Undergraduate Blog / Defining Your Babson

Small Company Culture

This is my second post for my summer internship at Mid-Market Securities in New York City. I am a rising senior and my ideal career path is to pursue in the investment banking industry now and further on after my graduation. 

In the previous post, I went through how I got the internship and provided some insights regarding my experiences in networking and developing skill sets for future career paths. In this post, I will briefly introduce our company, talk about our company culture with our CEO, Bob. 

Mid-Market Securities is a middle market investment bank. Offering a wide range of investment banking services, Mid-Market Securities provides large firm expertise and domestic and international processing capabilities to private and public companies and their owners in the middle market to emerging growth, project finance and startup clients across a wide range of industries. Rather than a traditional structure, our firm has only one CEO and the rest of managing directors or vice presidents are all on a contract-base. This means that the more deals they close, they get most of the commission from the deal while giving Mid-Market Securities the rest for using its resources. My boss doesn’t need to pay wages and they don’t have any employee benefits. Therefore, most of the interns are following Bob and I shadow both Bob and another Vice President in Boston. 

As Bob, our CEO has been working in the industry for over 30 years, who used to close more than 200 deals in 10 years, he has a pretty strong and direct character. He thinks fast, talks fast and describes himself as a result-oriented person. He gives us the feeling that he is really tough and serious in working while a kind grandpa after work. He requires us that we have critical thinking in every matter and analyze all the materials with smart questions and useful insights. Moreover, Bob used to be a law professor in New York University so he constantly gave us sessions to either teach us some necessary law knowledge in the investment banking industry or answer our questions regarding career development in the industry. It definitely feels different in a small company comparing a big company like HSBC where I had my last year summer internship. In Mid-Market Securities, I get to experience all the steps in finishing a deal in the industry. There are a lot of responsibilities because the final draft of the marketing materials that I produce could be shown to potential clients or my network could be used as potential financing sources that could help close the deals. It is really flexible in what I have to do as long as it helps close the deal, which is the final result. Whereas in large banks, it is hard to choose what I want to do because tasks are given specifically to me and in most cases, what I produced might not even be used finally. Moreover, in smaller banks, it is easier to get connected to senior management, learn from their experiences and utilize their network.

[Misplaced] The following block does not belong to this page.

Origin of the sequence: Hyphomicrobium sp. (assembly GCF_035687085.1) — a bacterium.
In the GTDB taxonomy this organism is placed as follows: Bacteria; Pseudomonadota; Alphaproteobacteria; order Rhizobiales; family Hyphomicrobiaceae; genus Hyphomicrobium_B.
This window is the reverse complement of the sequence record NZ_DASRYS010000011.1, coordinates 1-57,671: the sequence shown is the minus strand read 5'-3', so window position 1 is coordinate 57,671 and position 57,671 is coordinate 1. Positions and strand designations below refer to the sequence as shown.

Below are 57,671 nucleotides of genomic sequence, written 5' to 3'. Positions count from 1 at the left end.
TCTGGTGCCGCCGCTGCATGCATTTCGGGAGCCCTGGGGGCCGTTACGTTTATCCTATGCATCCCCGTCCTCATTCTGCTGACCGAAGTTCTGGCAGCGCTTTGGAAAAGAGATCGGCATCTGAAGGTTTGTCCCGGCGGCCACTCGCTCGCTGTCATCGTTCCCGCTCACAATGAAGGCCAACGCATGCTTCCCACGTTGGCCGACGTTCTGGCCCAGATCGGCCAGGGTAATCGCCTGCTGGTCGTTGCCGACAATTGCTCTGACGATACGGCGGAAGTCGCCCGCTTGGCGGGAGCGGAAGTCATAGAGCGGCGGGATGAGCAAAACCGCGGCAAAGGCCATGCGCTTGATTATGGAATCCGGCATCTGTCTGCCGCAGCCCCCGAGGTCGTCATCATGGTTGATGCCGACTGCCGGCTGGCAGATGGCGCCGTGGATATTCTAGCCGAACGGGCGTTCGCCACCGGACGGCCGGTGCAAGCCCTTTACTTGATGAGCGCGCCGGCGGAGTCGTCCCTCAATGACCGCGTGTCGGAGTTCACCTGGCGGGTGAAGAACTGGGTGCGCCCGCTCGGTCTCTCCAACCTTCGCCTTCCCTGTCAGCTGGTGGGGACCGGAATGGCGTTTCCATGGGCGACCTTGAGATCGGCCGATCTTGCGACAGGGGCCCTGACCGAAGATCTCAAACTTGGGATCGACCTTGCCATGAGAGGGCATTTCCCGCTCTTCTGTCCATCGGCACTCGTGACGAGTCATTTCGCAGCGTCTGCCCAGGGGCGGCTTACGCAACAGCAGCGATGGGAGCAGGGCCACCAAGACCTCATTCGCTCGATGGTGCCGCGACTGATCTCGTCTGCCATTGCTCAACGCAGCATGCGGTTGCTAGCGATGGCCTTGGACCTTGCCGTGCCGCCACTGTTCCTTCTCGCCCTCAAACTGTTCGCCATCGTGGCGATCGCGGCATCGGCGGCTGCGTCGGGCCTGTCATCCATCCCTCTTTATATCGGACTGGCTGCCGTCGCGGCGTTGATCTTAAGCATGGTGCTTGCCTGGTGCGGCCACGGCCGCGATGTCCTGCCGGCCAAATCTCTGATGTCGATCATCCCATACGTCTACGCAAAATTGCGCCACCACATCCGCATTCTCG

Therefore, there is a really unique company culture in Mid-Market Securities where I feel like working with my CEO closely like friends while in a professional and serious manner where we need to perform to my best and help close the deal within the time given. Although there are no specific working hours, I need to go to the office every workday and be ready to report and update Bob and my Boston Vice President about my progress in multiple deals. It is an intense industry as the number of deals goes out of control or clients are pushing hard on the deadline for locating their financing sources. However, I regard this experience as extremely valuable because the small company culture helps me develop the sense of the whole process of investment banking, shape the proper questions that need to be answered by clients and investors and accumulate valuable connections during the process.

I will talk about my particular goals for my internship and how my team encounters and deals with particular challenges in my next blog post in mid-July. Please comment below if you have resonating experiences in small companies and I am happy to discuss, share and learn.